No, Canadian oil sands (much like American oil shale) has always been cursed. It is recoverable in theory and only at great expense and difficulty. Canada could try to build a pipeline over the Rockies to the Pacific (and ship to China or California) or it build more pipeline (besides the existing Keystone pipeline that runs east to Manitoba and then south to Kansas) eastward and at some point refine it into gasoline for Chicago, Toronto, Ohio, etc. Or it could just accept that the resource is too limited to be developed right now.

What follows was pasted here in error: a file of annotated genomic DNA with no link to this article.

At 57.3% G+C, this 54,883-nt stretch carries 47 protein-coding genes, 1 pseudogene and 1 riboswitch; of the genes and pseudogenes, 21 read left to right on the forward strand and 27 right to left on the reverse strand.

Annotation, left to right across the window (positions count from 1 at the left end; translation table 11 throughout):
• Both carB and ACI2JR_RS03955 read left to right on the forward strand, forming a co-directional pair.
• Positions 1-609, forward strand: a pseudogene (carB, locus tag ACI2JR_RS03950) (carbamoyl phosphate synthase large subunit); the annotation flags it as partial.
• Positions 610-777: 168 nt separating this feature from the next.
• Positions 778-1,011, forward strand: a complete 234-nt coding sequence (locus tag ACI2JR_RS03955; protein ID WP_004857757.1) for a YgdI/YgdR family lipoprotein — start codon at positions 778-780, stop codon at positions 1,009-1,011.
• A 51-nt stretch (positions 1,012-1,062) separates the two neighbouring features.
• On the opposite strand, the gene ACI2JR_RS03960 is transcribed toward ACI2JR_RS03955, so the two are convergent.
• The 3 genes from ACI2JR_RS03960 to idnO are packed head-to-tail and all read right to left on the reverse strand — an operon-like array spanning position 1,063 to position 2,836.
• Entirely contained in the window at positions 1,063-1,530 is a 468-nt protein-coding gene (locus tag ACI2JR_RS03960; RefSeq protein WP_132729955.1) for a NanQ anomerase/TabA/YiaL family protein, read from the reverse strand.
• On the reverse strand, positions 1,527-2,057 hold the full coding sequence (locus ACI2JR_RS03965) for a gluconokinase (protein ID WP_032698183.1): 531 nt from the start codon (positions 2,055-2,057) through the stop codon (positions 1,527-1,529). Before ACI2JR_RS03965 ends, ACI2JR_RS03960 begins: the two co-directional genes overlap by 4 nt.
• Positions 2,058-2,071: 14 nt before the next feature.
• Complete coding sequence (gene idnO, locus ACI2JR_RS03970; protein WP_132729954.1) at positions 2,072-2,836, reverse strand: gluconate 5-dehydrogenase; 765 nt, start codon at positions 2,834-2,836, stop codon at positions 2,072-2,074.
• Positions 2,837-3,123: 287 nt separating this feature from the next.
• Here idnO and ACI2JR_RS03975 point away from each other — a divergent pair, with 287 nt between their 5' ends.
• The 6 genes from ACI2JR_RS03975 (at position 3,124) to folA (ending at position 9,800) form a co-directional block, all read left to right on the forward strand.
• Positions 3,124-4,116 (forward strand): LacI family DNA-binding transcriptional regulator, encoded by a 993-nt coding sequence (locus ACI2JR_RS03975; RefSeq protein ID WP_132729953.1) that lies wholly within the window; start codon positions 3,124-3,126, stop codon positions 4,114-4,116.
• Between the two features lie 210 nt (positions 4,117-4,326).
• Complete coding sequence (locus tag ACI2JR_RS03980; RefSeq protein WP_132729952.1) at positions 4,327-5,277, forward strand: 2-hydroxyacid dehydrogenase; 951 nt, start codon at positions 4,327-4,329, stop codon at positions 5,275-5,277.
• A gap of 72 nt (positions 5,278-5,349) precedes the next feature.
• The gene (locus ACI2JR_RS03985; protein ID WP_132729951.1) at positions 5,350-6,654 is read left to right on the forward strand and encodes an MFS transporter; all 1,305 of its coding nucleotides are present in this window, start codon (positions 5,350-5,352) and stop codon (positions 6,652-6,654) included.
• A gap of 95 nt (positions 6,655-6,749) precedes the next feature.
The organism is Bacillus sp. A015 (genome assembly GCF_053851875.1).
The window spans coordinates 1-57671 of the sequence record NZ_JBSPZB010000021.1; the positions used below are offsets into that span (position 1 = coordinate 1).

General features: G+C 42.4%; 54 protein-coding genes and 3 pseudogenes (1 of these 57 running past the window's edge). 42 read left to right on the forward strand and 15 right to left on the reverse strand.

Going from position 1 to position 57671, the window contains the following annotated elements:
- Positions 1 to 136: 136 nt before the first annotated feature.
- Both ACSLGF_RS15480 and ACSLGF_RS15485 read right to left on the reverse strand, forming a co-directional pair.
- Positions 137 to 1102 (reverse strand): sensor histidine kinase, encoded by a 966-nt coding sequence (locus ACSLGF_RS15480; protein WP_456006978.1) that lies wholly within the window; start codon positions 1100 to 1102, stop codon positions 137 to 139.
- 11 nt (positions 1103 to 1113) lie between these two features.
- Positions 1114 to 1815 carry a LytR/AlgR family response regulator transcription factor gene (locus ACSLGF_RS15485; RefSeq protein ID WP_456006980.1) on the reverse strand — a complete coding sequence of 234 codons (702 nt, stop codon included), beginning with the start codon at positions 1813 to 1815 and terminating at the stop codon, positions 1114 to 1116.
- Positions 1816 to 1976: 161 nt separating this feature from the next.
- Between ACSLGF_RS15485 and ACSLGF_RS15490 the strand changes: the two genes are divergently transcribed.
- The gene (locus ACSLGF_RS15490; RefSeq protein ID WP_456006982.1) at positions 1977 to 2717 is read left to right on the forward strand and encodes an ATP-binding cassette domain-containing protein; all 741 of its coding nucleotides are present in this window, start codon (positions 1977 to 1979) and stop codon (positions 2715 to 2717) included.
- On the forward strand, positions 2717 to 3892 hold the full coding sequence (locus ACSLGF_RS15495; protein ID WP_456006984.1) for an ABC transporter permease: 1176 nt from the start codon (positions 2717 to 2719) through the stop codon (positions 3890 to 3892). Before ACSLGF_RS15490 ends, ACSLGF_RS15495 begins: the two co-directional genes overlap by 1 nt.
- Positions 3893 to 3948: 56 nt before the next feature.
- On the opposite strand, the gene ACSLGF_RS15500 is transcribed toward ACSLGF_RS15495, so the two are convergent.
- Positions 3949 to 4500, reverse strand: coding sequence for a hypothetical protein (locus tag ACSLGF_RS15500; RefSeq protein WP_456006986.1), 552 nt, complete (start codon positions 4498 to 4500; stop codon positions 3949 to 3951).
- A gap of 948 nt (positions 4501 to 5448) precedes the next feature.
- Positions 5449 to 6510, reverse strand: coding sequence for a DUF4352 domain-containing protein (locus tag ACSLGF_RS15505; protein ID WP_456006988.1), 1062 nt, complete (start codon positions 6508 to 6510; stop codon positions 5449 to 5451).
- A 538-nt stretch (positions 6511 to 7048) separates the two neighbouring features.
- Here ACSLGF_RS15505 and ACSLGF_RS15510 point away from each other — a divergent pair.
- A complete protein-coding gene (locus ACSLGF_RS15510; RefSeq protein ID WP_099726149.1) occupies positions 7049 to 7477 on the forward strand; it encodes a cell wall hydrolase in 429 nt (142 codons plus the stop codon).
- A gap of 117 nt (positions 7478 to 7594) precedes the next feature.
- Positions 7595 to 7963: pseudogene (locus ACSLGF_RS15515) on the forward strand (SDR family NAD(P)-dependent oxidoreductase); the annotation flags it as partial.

Oh, and this oil was never intended for U.S. consumers. The whole point of piping it to the Gulf was to export it. Nor were there many jobs attached to the plan, as the Canadians recently admitted. (They were double and triple counting jobs. E.g., a 2 yr. long welding job was counted as 2 jobs.) Needless to say, the whole project simultaneously emitted a shocking amount of GHG into the atmosphere while keeping the world addicted to oil that much longer. The whole project never made any economic sense without the massive subsidies the governments were providing to it.

Richard Heckler 3 years, 2 months ago

Tar sands oil should be left in the ground and my tax dollars left out of the deal!